Next, we get a montage of each potential member of the team going through some degree of conflict over whether or not to take Rip up on his offer. Trusting Ray asks cynical Oliver Queen what he thinks and reinforces that this is Ray’s chance to make his life mean something after his old life didn’t. Sarah reminds her sister, Laurel, that she is still feeling the effects of the Lazarus Pit and doesn’t trust herself to join the team. Laurel pushes Sarah to go and not fight from the shadows but in the light of day, without a mask. Kendra, whose life has been turned all sorts of upside-down in the past couple of months, would rather run from Savage than run toward Savage, while Carter thinks that this might be their best chance to rid themselves of their millennia-old enemy. Rather than sit down and work out their differences, the two engage in fisticuffs, with the winner making the decision. As if creepy stalker Carter wasn’t enough (remember when he pushed Kendra off of the roof of a skyscraper?), now we have creepy violent stalker Carter. World’s worst soulmate. Mick isn’t so keen on joining until Snart points out that with a time machine at their disposal, the two can commit crimes and take valuables before they are ever even valuable.
Wait, if they steal the Mona Lisa right off of Da Vinci’s easel, thereby changing its history, then wouldn’t that negate its value? I mean, what would the painting be worth today if no one had ever heard of it? How would you prove it was an undiscovered work by the original artist if there was no one to verify it as such? That’s not a good plan at all, Lenny!
Finally, we have Stein and Jax at odds. Stein is more than intrigued, he’s obsessed with the possibilities of time travel. Jax wants no part of it. What’s half a hero to do when his other half refuses to answer the call? Roofie him, of course!
Everyone shows and the crew boards the camouflaged Waverider. They no more than take off when a masked bounty hunter named Chronos arrives in pursuit of Rip. Unfortunately for a couple of dudes who are “not integral to the timeline,” Chronos has no problem with collateral civilian casualties.
While Gideon can’t pinpoint Savage in the past, Rip has a lead on a Professor Boardman (who we saw on video during the two-part The Flash/Arrow crossover event back in December) who is living in St. Roch–where the Hawks were picked up–in 1975. Upon arrival, Rip takes Ray, Stein, and the Hawks with him to meet with Boardman a mere 24 hours before his death. Boardman recognizes the Hawks, Kendra in particular, and tells the backstory of Chay-ara and Khufu. Stein is not impressed with Boardman’s knowledge of Egyptian mythology. Boardman explains that he got the story first-hand from his mother after World War I. His mother, who in a previous incarnation, was Chay-ara.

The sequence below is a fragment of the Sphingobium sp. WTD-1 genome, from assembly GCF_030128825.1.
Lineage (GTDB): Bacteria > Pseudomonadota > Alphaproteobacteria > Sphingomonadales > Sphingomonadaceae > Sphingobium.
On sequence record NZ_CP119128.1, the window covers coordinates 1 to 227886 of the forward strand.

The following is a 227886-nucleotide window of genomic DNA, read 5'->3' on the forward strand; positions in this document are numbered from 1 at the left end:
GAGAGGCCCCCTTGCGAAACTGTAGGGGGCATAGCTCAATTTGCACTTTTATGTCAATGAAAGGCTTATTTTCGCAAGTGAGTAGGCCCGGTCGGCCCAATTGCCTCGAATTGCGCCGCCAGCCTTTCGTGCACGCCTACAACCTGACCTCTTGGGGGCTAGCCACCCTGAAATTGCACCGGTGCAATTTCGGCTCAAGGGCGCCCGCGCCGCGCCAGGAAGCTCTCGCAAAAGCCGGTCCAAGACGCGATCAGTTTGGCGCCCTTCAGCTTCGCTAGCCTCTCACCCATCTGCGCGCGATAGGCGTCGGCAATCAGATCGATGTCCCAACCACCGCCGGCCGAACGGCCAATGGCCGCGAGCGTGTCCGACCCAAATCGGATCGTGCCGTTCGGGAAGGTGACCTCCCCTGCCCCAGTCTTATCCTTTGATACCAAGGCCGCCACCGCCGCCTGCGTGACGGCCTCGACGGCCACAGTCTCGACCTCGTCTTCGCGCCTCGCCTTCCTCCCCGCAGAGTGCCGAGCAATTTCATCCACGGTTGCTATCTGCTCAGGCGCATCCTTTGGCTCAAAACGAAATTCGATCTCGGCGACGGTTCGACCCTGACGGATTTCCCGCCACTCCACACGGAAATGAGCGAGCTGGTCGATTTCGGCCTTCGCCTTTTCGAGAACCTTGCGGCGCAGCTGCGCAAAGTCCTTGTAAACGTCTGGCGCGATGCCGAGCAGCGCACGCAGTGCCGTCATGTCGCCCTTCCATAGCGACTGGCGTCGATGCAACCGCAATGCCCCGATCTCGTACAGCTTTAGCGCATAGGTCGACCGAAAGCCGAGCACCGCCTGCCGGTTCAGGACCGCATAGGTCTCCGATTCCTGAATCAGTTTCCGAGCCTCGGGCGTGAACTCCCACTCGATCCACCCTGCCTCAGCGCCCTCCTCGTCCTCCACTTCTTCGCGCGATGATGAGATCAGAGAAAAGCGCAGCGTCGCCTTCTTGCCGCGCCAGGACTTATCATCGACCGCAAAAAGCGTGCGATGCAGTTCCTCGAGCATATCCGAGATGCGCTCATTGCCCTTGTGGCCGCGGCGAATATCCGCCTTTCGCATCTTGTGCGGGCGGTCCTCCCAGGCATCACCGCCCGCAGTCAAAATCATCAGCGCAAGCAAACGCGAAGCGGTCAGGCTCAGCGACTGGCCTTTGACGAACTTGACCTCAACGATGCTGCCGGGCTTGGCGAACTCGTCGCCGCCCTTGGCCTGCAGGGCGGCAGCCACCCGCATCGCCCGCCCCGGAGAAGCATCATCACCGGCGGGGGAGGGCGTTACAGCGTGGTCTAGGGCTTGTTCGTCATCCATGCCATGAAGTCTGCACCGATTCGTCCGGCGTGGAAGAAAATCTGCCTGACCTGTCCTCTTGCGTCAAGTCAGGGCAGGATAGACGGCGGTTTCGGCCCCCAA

Maybe I just didn’t catch it, but did Boardman ever say that the incarnation of Khufu was his father? Before Carter intruded into her life, Kendra had a thing goin’ on with Cisco back in Central City. Khufu/Carter certainly seems like the stalker boyfriend type who keeps turning up like a bad penny, but I wonder whether Chay-ara ever gets away from him and has her own life and family before Khufu invariably turns up. Boardman says that Savage killed both of his parents when he was just ten, but he didn’t have a photo of his father and he didn’t seem as drawn to Carter as he did Kendra. Had Khufu been Boardman’s father, how easy would it have been to insert him into the photo of Chay-ara and Boardman at the World’s Fair? Something to ponder.
While the varsity squad is chatting with Dead Professor Walking, the bench warmers decide to head out for a drink, leaving the recently roofied and here against his will Jax behind on the Waverider. The bar scene that escalated into a barroom brawl is probably the single most fun scene of any of the shows in this shared TV universe so far, and I really hope we have more moments like this in future episodes. Well done!
Still moping around and trying to hijack Gideon into taking him home, Jax and the Waverider are attacked by Chronos. Stein feels that Jax is in danger and the varsity squad heads back to help him, bringing Boardman along with them. Most of the group’s weapons and powers are ineffective at stopping “Boba Fett”… so it’s a good thing that the brawlers found someone to loan (ahem) them a car. Boardman is injured and brought aboard the Waverider and the team hides out in a temporal limbo while Rip and Gideon make repairs and Boardman dies in the med bay.